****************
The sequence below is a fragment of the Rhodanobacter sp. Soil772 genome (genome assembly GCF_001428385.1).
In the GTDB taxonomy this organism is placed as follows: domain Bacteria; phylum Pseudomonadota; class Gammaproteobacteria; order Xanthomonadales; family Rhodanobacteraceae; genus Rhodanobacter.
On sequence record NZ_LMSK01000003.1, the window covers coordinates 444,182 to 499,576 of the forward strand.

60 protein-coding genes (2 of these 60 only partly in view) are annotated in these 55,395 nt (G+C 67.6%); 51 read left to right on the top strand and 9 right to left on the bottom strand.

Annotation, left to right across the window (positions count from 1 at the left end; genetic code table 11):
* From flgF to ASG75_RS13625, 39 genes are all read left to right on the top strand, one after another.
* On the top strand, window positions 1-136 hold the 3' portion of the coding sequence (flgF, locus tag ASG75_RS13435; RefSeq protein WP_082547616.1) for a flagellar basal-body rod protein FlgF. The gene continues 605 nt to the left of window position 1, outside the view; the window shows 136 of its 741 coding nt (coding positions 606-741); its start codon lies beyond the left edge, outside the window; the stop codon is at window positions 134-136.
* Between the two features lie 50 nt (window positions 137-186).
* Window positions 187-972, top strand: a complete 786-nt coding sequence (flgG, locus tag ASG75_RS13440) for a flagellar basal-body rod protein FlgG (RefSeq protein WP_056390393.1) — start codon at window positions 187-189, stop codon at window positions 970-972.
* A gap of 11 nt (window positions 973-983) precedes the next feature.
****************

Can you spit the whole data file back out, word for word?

The sequence below is a fragment of the Rhodanobacter sp. Soil772 genome (genome assembly GCF_001428385.1).
In the GTDB taxonomy this organism is placed as follows: domain Bacteria; phylum Pseudomonadota; class Gammaproteobacteria; order Xanthomonadales; family Rhodanobacteraceae; genus Rhodanobacter.
On sequence record NZ_LMSK01000003.1, the window covers coordinates 444,182 to 499,576 of the forward strand.

60 protein-coding genes (2 of these 60 only partly in view) are annotated in these 55,395 nt (G+C 67.6%); 51 read left to right on the top strand and 9 right to left on the bottom strand.

Annotation, left to right across the window (positions count from 1 at the left end; genetic code table 11):
* From flgF to ASG75_RS13625, 39 genes are all read left to right on the top strand, one after another.
* On the top strand, window positions 1-136 hold the 3' portion of the coding sequence (flgF, locus tag ASG75_RS13435; RefSeq protein WP_082547616.1) for a flagellar basal-body rod protein FlgF. The gene continues 605 nt to the left of window position 1, outside the view; the window shows 136 of its 741 coding nt (coding positions 606-741); its start codon lies beyond the left edge, outside the window; the stop codon is at window positions 134-136.
* Between the two features lie 50 nt (window positions 137-186).
* Window positions 187-972, top strand: a complete 786-nt coding sequence (flgG, locus tag ASG75_RS13440) for a flagellar basal-body rod protein FlgG (RefSeq protein WP_056390393.1) — start codon at window positions 187-189, stop codon at window positions 970-972.
* A gap of 11 nt (window positions 973-983) precedes the next feature.